More people work on IT (information technology) projects than on any other category of project. In fact, if you were to conduct a statistical investigation of who is doing what on projects implemented throughout the world, you would likely find that more people are working on IT projects than on all other types combined!

Until recently, those of us who have studied project management over the years have emphasized the universality of project issues encountered by project workers, regardless of the specific nature of the projects being undertaken. After all, a schedule is a schedule, whether it has been created for a construction project, an FDA approval effort, or a software development undertaking. Thus, it is possible to learn key scheduling tools without worrying about the specific context in which the schedule occurs. Similar arguments can be made about budget and resource allocation tools.

Without question, it is remarkable how the experiences of people working on different types of projects are so similar. When construction project managers get together with software project managers, they find that they have many common experiences to share. For example, to the extent that both groups use borrowed resources (called matrix management), they face the common situation where project managers do not control the resources with which they must work. And they both operate in environments where there is a tendency for project scope to grow as the project is carried out (called scope creep).

With the onset of the new millennium, we have begun to turn our attention to the special circumstances governing project work in different business areas. In particular, we now recognize that knowledge-based projects face a different set of challenges than the challenges that traditional projects in the construction and defense industries encounter. For example, knowledge-based projects are heavily oriented toward dealing with intangibles. Knowledge itself is ephemeral and ever-changing. Because knowledge is abstract, it is hard to capture and articulate customer needs and to convert these into concrete requirements. These are the types of issues that workers on knowledge-based projects must contend with day by day.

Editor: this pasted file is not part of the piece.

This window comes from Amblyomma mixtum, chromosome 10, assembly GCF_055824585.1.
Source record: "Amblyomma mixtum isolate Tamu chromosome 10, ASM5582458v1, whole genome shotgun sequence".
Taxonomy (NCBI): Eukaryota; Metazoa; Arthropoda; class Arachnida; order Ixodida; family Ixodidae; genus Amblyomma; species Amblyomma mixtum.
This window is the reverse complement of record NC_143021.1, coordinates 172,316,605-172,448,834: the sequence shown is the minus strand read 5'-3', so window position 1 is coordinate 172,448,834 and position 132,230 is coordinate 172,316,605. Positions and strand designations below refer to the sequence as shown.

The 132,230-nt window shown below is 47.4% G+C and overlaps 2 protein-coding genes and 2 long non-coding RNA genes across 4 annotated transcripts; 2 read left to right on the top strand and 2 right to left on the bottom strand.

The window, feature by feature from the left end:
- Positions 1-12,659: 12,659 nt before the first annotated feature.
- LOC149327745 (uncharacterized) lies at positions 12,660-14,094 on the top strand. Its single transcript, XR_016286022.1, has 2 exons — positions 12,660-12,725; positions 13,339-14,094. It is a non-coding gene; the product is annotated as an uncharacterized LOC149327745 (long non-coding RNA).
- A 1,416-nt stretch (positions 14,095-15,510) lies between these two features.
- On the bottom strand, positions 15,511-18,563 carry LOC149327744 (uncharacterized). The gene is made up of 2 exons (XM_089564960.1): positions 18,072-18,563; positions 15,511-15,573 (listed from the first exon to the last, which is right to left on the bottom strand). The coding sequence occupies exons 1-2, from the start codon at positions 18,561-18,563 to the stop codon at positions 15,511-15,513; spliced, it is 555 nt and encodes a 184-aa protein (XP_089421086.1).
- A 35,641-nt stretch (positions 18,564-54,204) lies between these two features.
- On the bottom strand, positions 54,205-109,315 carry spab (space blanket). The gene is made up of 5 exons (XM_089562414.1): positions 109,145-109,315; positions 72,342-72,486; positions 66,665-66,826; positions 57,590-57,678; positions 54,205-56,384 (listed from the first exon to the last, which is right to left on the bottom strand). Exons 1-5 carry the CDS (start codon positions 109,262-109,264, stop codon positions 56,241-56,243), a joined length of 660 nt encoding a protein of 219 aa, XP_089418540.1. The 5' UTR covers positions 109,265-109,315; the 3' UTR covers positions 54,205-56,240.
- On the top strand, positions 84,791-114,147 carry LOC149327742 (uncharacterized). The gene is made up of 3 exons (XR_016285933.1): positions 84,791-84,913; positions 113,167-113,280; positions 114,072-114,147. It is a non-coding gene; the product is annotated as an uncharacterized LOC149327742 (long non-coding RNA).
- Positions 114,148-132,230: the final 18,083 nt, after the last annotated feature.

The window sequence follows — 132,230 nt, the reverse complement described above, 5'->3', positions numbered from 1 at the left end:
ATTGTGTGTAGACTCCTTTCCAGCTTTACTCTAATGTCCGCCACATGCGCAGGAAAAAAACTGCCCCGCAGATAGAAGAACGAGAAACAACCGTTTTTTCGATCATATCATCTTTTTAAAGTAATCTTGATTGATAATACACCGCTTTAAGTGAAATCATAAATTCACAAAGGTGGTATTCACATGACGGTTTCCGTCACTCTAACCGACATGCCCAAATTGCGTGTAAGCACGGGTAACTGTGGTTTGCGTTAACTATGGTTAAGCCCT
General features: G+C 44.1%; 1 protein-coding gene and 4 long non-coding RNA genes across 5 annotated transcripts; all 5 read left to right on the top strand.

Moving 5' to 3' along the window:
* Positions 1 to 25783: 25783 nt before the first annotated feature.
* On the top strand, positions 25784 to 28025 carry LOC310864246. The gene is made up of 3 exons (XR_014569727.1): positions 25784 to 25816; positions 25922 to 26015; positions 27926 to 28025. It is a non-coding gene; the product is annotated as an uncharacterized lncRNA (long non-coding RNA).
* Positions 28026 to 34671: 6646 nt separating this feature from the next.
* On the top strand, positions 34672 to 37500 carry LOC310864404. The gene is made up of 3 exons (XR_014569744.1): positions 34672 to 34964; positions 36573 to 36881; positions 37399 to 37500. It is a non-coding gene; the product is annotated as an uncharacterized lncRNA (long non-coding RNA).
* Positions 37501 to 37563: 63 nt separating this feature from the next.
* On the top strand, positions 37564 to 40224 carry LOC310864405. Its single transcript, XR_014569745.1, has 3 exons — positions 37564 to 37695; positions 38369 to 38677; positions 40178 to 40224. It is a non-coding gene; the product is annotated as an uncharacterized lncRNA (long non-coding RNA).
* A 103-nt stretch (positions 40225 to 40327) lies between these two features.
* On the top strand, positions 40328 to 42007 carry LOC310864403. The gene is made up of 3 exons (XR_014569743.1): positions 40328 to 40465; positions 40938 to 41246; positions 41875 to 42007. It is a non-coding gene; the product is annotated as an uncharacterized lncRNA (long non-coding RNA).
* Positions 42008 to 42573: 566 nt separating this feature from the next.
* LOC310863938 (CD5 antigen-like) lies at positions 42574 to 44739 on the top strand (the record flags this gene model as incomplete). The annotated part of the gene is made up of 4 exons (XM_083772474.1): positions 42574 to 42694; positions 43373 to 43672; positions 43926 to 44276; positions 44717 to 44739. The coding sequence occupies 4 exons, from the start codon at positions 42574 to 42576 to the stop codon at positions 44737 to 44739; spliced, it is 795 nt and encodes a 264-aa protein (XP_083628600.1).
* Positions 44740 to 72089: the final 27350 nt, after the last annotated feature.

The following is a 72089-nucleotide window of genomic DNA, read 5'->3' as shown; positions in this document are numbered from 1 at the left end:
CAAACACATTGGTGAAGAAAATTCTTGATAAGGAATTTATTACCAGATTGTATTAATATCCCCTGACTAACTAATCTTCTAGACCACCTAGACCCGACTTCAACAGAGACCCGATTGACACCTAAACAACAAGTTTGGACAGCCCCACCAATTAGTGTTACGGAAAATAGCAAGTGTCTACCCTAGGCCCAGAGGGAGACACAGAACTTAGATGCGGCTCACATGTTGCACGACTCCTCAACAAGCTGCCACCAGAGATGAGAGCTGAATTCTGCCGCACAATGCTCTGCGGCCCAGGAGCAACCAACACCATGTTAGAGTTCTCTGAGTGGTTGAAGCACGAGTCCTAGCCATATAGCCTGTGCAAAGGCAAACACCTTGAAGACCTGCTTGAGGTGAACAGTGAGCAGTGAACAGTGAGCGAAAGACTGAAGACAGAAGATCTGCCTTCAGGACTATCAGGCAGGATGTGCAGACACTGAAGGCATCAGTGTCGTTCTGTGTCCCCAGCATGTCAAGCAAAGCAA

In Project Management Nation, Jason P. Charvat deals explicitly with the challenges faced by project professionals working on IT projects. He begins by recognizing that the key players on IT projects are different from those encountered on other types of projects. For IT projects to succeed, for example, it is important to have them supported by senior level project sponsors. IT projects without powerful and attentive sponsors are projects that are likely to encounter a host of difficulties. Also, because IT projects are concerned with converting business needs into technical solutions, project teams must be comprised of a wide range of players reflecting both the business and technical dimensions of the project effort.

Charvat also recognizes that IT projects must conform to the system development life cycle (SDLC). SDLCs have emerged over the years as ways to handle the inherent complexity of knowledge-based systems. They are the engines that drive the project, and a key challenge of IT project managers is to plan projects that operate in harmony with the SDLC. Throughout his book, Charvat discusses project management in the SDLC context.

Charvat also acknowledges that conventional project management practice has a significant role to play in IT project management. In the second half of the book, where he discusses project planning, control, and closure, he reviews standard project management techniques in the areas of scheduling and configuration control. But even here, he puts an IT spin on the material, as when he highlights the special role of testing in software development.

This book serves a bridging function, where best-practice IT management and conventional project management merge. By addressing the special issues associated with IT projects, it offers IT project managers pertinent insights that they would not encounter in the standard project management literature.

J. Davidson Frame, PhD Dean, University of Management and Technology

Arlington, VA USA

Project Management Made Easy

Project Management Made Easy

What you need to know about… Project Management Made Easy! Project management consists of more than just a large building project and can encompass small projects as well. No matter what the size of your project, you need to have some sort of project management. How you manage your project has everything to do with its outcome.

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